NOVEMBER
In November, things begin to slow down significantly. You can continue to sow all cool weather crops with a shorter life expectancy. While in September you could sow cabbages that take three or four months (the big kraut or storage cabbages), now it's time to begin to limit yourself to the smaller, non-storage, cabbages which take up less space.

This is really your last chance to sow any garlic or shallots – after this, they won't have enough time to mature to fullness before the heat of summer. You can still sow those veggies that don't take so long to mature. I'm still willing to bet on carrots, but not parsnips which take much longer. Beets and turnips are sowable now through April or so.

You may have some harvesting to do, but the garden can be a little bare this time of year. All the summer crops are gone and winter crops are just babies – except turnips and radishes, which take from four weeks to 8 weeks from seed to harvest. Broccoli. Broccoli does not need much succession planting and is a star in the winter garden. Cut the main head of the broccoli to eat, and begin to watch for the side shoots. Keep them picked and you'll have a whole ton of broccoli to eat over the coming weeks. This is not true with cabbage or cauliflower, which only give one harvest.

DECEMBER
You almost have to have a good flashlight to garden! Really, if you can find time do a little here and there – if no rain, take up the slack with the hose. You can still sow carrots (and that'll be the last ones for this year); beets, turnips and radishes are all still on the sow list. If you have broccoli plants to put in, this would be about the last month I'd do that; cauliflowers aren't usually that tasty when they mature in the heat. Start seeds of cabbages (the smaller ones) and begin to think about where things will go in the garden for summer. Keep small lettuce plants on hand and every time something comes out of the garden, pop a lettuce in its place – lettuce is pretty, edible and fast! You can't have enough lettuce!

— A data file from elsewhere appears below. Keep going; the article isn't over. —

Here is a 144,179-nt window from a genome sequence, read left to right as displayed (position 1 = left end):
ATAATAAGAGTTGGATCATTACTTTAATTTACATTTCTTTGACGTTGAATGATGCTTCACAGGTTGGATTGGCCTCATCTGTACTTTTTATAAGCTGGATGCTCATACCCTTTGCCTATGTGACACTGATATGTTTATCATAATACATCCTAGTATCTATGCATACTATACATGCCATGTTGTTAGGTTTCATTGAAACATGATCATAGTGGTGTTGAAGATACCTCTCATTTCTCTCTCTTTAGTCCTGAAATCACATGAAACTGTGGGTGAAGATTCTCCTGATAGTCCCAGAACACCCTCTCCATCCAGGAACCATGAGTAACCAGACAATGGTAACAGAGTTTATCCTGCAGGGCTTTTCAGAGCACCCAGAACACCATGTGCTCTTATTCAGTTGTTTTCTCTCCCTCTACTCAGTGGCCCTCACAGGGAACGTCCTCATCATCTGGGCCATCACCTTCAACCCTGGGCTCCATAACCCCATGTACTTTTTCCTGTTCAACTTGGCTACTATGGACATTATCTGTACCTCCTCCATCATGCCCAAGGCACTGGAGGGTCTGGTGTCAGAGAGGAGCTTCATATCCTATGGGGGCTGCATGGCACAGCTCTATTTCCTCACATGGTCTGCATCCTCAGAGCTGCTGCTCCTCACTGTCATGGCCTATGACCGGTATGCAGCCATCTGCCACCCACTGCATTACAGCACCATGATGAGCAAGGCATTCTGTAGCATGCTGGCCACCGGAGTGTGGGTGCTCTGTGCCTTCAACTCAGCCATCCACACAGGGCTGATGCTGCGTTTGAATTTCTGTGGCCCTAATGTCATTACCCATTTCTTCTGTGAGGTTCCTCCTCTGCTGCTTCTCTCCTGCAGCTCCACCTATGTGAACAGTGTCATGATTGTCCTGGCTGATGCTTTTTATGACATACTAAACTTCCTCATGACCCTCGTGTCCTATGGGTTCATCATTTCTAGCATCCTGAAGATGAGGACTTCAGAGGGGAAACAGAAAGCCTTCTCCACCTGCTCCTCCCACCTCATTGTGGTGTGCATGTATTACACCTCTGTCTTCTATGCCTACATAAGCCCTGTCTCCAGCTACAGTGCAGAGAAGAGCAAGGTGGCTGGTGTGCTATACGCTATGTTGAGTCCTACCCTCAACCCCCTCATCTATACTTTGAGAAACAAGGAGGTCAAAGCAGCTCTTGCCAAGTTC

Try to go to holiday parties and enjoy a social life – the garden will still be there in January.

You can harvest radishes, turnips, maybe some lettuces and other greens. Perhaps you have a head or two of broccoli that will float your boat. Early cabbages might be ready to harvest soon, but the bigger kraut cabbages will take longer. The root crops (except radishes and turnips) will not be ready. If you have been reading the seed packets, you will note that my commentary disagrees with most of them. Because we sow in Fall, unlike the rest of the US, our days are getting shorter and cooler, meaning our crops take longer than the packet says they will, which was written for Spring and longer/warmer days.

JANUARY
Keep planting in the ground: lettuce, short season carrots, beets, potatoes, celeriac, radishes, spinach,